Tuesday, May 6, 2014

Advice from an Elder.

Last week or the week before (I forgot the exact date), I was "advised" by an elder in my family that futures trading is a very dangerous activity. According to his friend's daughter, who has just recently graduated from a university in US, only "professional bankers" who write program to trade futures are profitable in this business. And retails who wish to make money trading futures "must" "monitor market every minute" and "trade carefully". He hopes I can do "other jobs" to make a living rather than depends on "futures speculation".

No doubt investment banks are the large sharks in the market with many of the banks recorded profitable trading for every single trading day. Retail traders like us are "handicap" if compare to them in terms of capital, experience, program sophistication, execution speed, diversification, etc. However, it doesn't mean retail traders can't "cari makan" in the trading world. For me, before I put my hard-earned money into my futures trading business (I always treat trading as a business, rather than gambling), I must make sure my business plan / strategy possesses the "EDGE" over the market. I need the statistical "EDGE" to execute my trading plan confidently without sabotaging myself halfway through the journey. Why? Because even with the "EDGE", one is still not immune from trading losses. Unfortunately, Holy-Grail doesn't exist in futures trading. When my trading operation is running, I am constantly "monitoring" its progress and evaluate the results quantitatively. When the "EDGE" is fading or failing, I know my business plan or strategy fails and I will need to exit the business. Contrary to the advice, I am not monitoring the market every minute. I don't see the need to monitor the market closely except that you trade based on tick or 1 minute chart, which I don't recommend unless you are "professional traders" working for investment banks, hedge funds or prop trading companies.Those work for me or with me know I seldom monitor market because every trade decision that I made is from my trading systems, monitor or not monitor doesn't make any difference.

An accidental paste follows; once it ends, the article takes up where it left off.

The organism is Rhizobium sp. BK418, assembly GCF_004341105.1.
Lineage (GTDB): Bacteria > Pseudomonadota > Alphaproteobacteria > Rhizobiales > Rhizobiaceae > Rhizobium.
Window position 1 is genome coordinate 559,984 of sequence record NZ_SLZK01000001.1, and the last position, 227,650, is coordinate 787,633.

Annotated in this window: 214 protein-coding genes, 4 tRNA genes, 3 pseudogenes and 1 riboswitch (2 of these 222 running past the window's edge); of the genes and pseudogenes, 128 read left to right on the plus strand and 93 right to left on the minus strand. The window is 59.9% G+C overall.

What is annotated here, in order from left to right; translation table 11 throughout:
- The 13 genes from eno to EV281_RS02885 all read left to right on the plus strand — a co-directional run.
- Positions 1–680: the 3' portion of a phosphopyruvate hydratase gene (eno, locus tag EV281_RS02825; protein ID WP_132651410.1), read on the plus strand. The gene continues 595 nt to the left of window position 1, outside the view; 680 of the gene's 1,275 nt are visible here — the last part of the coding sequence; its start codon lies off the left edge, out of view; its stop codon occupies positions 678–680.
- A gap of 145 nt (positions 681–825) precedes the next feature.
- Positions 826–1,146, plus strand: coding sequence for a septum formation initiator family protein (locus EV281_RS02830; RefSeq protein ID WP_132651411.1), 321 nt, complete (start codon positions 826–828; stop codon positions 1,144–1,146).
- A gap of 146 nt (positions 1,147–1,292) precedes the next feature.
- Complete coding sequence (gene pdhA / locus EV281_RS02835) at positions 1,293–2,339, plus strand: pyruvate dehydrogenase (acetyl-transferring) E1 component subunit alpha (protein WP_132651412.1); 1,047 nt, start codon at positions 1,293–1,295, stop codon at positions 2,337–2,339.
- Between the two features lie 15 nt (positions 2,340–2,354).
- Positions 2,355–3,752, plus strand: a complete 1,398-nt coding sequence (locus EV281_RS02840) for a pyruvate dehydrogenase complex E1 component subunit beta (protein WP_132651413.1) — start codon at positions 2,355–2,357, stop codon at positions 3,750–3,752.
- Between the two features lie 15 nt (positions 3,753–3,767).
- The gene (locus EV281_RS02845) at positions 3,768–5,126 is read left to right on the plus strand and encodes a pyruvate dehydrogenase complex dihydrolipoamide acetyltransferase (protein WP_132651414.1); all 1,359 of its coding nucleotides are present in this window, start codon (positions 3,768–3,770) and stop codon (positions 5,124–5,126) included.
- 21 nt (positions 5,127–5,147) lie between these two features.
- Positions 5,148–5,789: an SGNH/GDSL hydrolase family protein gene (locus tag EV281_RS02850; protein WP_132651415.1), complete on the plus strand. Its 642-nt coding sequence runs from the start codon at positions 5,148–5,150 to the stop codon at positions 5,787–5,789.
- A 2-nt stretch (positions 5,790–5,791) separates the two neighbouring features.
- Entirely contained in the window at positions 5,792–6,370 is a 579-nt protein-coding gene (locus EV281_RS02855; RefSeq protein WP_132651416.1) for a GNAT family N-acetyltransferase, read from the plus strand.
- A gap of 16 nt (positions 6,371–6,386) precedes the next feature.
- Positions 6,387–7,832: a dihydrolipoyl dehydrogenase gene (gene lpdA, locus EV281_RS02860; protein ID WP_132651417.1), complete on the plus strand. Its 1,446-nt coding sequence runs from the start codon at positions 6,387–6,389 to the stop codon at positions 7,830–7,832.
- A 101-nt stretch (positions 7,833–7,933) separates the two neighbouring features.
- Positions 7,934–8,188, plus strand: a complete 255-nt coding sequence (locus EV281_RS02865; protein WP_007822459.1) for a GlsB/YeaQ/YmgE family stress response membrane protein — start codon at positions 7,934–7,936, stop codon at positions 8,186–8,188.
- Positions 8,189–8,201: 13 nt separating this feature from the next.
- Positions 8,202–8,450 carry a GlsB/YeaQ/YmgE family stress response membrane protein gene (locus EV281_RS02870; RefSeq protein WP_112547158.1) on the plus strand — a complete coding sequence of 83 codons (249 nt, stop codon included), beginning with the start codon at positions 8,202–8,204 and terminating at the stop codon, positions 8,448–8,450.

I try to understand the advice "trade carefully" as to manage your risk prudently. This one I fully agree. Know your risk for the whole business and for each individual trade to minimize the surprise to the downside. I am not sure my elder's friend's daughter trade futures or not. Hopefully she doesn't, otherwise "kesian" her to have to monitor the market "every minute", probably round the clock. :-)

I didn't heed my elder's suggestion to look for work elsewhere. I am still speculating in futures market to make a living. I thank him for the good intention but obviously his understanding of futures trading is very much lacking. Hopefully I have the opportunity to explain to him what I actually do for a living.

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